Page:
Given all these facts, it makes no sense for Putin to meet Zelensky and give him additional points ahead of the election.
Another point: if this meeting between the Russian and Ukrainian presidents is being planned, should it be bilateral or should a third party be involved?
Firstly, the Ukrainian expert community and those who attribute themselves to 25% [Poroshenko's supporters] are worried about Zelensky's weakness as a negotiator, concerned that he cannot be trusted to negotiate with Putin, because he can give up Ukraine's positions to Russia. I do not share that opinion. After all, we did not "lose the country" when Poroshenko was not reelected, of which his team warned voters so much. A meeting with Putin is primarily a matter of preparing for it. As for me, an interview with Danyliuk shows that such preparations have not yet been done.
However, I do not think that, if Zelensky and Putin meet, something catastrophic may occur, because the nuances on which Zelensky could theoretically lose in the negotiations depend from the parliament. For example, imagine that Zelensky at a meeting with Putin gives up all positions – what can he do when he returns to Kyiv? By his decrees, he can do nothing that Putin could seek: for example, to amend the Constitution, which would limit Ukraine's ability to join NATO (the president has already stated that he supports the course toward membership in the Alliance). Only the Verkhovna Rada can do this. The same applies to changes in the status of the language, and the autonomy of the now occupied parts of the Donbas. All this should go through parliament.
Secondly, the possibility of Zelensky and Putin holding talks with the participation of other parties – whether in the Normandy format or with the participation of Americans ("Geneva format" or tripartite negotiations) is another matter. If it's in the form of the four, then the main issue of such a meeting, of course, will be the end of the war. But, as for me, it would be wrong if, after all those good and correct words that Zelensky said during and after the election campaign, that is, that one cannot forget about Crimea, the issue of annexed territory would not be voiced at his meeting with Putin.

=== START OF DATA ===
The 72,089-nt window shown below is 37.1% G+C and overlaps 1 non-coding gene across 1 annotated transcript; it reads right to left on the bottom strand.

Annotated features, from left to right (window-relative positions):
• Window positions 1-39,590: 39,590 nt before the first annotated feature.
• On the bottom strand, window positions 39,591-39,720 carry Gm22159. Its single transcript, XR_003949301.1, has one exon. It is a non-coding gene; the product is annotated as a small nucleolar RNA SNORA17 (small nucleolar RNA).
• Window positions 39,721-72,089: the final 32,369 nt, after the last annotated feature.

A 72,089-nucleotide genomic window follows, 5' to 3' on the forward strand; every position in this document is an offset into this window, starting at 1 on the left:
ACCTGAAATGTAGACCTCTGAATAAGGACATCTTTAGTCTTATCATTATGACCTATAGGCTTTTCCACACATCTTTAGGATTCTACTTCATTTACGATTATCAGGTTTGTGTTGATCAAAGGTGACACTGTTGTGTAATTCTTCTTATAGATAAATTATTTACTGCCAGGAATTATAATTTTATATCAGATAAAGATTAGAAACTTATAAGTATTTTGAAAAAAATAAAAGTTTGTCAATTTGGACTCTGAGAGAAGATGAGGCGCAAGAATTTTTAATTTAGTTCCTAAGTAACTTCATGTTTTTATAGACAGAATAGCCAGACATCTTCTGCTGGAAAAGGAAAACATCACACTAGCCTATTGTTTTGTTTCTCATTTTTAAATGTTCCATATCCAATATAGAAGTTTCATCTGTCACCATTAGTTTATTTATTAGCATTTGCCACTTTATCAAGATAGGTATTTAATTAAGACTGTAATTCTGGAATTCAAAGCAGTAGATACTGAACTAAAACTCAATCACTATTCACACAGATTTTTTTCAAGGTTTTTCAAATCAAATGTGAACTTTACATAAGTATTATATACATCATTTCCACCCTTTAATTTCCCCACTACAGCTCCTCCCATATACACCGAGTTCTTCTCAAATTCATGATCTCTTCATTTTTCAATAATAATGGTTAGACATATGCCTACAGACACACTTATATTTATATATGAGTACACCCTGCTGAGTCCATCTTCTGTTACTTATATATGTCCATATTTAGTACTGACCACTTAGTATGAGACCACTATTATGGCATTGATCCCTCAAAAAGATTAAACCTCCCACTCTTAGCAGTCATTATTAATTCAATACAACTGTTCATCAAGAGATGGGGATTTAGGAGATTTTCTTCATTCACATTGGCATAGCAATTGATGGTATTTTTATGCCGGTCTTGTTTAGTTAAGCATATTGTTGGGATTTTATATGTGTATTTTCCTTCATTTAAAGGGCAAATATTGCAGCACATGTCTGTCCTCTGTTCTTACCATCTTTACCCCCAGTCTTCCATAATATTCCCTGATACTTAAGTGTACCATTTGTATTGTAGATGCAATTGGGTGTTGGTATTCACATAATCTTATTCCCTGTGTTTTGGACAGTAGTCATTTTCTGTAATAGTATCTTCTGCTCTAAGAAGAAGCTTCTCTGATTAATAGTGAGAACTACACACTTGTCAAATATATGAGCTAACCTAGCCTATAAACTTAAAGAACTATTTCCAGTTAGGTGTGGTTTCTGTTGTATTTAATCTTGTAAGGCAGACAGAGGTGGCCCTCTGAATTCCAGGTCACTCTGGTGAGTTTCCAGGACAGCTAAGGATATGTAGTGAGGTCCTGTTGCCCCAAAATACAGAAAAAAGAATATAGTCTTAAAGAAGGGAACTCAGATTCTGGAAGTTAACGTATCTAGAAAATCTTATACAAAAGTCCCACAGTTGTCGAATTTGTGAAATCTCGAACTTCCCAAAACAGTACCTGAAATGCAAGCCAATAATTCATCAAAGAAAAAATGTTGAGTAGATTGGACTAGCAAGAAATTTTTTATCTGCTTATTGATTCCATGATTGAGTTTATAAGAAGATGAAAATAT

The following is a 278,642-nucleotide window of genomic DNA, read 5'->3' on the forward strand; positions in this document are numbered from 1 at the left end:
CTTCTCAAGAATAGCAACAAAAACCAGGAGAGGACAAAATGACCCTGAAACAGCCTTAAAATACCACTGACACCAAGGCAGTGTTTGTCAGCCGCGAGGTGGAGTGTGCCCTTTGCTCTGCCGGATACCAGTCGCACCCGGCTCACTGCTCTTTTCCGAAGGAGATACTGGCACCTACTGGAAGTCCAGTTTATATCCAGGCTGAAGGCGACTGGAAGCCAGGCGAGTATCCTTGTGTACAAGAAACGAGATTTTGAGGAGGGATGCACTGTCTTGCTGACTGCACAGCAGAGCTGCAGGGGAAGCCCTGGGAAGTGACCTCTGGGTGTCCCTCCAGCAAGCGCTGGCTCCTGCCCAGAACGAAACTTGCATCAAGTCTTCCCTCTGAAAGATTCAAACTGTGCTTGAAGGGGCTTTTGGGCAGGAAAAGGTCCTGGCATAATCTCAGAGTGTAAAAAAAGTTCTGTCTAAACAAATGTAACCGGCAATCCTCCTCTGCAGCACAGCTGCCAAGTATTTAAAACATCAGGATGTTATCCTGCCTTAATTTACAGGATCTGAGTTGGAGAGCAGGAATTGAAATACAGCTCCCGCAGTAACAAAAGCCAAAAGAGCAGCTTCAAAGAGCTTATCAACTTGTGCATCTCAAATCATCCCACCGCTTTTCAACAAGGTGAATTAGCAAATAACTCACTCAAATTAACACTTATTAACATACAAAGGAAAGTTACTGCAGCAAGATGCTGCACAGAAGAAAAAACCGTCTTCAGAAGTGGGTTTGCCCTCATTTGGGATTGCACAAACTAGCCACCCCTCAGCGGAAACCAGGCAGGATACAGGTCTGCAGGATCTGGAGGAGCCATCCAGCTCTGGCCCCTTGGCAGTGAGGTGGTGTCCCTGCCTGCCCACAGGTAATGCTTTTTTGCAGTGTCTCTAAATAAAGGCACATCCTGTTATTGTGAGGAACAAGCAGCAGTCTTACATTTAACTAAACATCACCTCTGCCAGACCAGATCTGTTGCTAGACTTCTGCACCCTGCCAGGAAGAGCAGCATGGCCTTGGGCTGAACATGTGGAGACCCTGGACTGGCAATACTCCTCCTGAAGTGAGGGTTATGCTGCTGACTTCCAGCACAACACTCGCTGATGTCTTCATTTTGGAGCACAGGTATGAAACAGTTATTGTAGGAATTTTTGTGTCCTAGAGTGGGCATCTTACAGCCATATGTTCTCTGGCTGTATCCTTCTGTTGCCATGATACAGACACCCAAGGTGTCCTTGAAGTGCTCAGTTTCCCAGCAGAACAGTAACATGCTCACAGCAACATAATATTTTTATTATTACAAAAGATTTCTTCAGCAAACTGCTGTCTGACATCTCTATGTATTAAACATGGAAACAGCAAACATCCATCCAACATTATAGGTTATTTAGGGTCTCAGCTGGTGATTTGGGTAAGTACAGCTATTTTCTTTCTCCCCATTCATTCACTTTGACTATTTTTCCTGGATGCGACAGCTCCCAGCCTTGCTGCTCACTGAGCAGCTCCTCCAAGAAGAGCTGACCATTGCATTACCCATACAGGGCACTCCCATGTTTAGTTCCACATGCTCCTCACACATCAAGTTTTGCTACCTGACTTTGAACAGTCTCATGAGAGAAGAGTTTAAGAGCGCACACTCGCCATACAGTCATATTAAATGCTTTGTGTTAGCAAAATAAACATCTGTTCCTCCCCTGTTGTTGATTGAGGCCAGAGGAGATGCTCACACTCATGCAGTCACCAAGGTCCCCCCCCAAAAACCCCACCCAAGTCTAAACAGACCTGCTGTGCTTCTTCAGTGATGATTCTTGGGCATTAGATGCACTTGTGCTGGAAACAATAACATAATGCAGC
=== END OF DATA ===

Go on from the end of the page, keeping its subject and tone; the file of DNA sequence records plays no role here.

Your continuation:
The U.S. president does not pay enough attention to the Ukrainian issue
There are also nuances about U.S. involvement. In particular, it is about Trump's desire to establish good relations with Putin, to solve his issues with Russia in order to get his hands unties in the direction of China, North Korea, and Iran. And this means that the U.S. president does not pay enough attention to the Ukrainian issue. The U.S. Secretary of State does not particularly care about Ukrainian problems, either, at least in terms of formal things.